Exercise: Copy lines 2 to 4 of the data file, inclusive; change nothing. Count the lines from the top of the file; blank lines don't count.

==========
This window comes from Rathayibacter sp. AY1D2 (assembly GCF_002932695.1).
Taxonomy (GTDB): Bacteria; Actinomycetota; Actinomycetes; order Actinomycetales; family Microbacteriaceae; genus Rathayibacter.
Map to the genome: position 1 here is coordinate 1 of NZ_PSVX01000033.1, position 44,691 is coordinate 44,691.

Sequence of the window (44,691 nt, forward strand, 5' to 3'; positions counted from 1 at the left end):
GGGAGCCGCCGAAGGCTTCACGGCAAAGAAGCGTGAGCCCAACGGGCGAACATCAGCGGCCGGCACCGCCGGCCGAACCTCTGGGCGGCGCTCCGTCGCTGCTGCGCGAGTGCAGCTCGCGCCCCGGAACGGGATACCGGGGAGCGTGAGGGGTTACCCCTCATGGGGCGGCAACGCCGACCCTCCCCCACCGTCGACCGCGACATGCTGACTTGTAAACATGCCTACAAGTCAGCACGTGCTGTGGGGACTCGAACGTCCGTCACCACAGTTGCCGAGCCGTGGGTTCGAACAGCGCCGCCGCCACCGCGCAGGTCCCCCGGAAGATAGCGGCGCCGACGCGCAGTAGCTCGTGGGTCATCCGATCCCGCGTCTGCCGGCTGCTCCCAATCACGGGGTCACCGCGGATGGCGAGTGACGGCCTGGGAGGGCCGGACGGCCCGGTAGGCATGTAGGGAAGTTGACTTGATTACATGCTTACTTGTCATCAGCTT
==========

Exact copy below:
Taxonomy (GTDB): Bacteria; Actinomycetota; Actinomycetes; order Actinomycetales; family Microbacteriaceae; genus Rathayibacter.
Map to the genome: position 1 here is coordinate 1 of NZ_PSVX01000033.1, position 44,691 is coordinate 44,691.

Sequence of the window (44,691 nt, forward strand, 5' to 3'; positions counted from 1 at the left end):